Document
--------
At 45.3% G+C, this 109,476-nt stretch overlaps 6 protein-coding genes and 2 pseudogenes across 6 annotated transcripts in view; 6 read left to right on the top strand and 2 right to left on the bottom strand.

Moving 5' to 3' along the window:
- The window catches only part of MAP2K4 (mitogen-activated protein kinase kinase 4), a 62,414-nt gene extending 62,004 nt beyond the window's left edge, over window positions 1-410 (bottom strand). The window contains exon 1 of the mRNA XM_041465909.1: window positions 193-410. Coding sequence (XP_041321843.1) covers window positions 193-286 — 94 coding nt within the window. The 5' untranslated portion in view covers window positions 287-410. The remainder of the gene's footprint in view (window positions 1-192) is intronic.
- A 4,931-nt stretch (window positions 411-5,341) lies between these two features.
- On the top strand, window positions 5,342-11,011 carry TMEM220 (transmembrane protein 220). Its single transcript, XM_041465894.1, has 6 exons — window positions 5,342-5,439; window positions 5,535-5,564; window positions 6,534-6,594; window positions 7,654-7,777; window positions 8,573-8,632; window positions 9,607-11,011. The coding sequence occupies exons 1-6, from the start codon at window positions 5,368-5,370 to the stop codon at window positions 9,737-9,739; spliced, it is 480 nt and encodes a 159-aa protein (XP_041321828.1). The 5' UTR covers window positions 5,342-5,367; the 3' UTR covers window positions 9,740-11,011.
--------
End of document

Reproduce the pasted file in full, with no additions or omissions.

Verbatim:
At 45.3% G+C, this 109,476-nt stretch overlaps 6 protein-coding genes and 2 pseudogenes across 6 annotated transcripts in view; 6 read left to right on the top strand and 2 right to left on the bottom strand.

Moving 5' to 3' along the window:
- The window catches only part of MAP2K4 (mitogen-activated protein kinase kinase 4), a 62,414-nt gene extending 62,004 nt beyond the window's left edge, over window positions 1-410 (bottom strand). The window contains exon 1 of the mRNA XM_041465909.1: window positions 193-410. Coding sequence (XP_041321843.1) covers window positions 193-286 — 94 coding nt within the window. The 5' untranslated portion in view covers window positions 287-410. The remainder of the gene's footprint in view (window positions 1-192) is intronic.
- A 4,931-nt stretch (window positions 411-5,341) lies between these two features.
- On the top strand, window positions 5,342-11,011 carry TMEM220 (transmembrane protein 220). Its single transcript, XM_041465894.1, has 6 exons — window positions 5,342-5,439; window positions 5,535-5,564; window positions 6,534-6,594; window positions 7,654-7,777; window positions 8,573-8,632; window positions 9,607-11,011. The coding sequence occupies exons 1-6, from the start codon at window positions 5,368-5,370 to the stop codon at window positions 9,737-9,739; spliced, it is 480 nt and encodes a 159-aa protein (XP_041321828.1). The 5' UTR covers window positions 5,342-5,367; the 3' UTR covers window positions 9,740-11,011.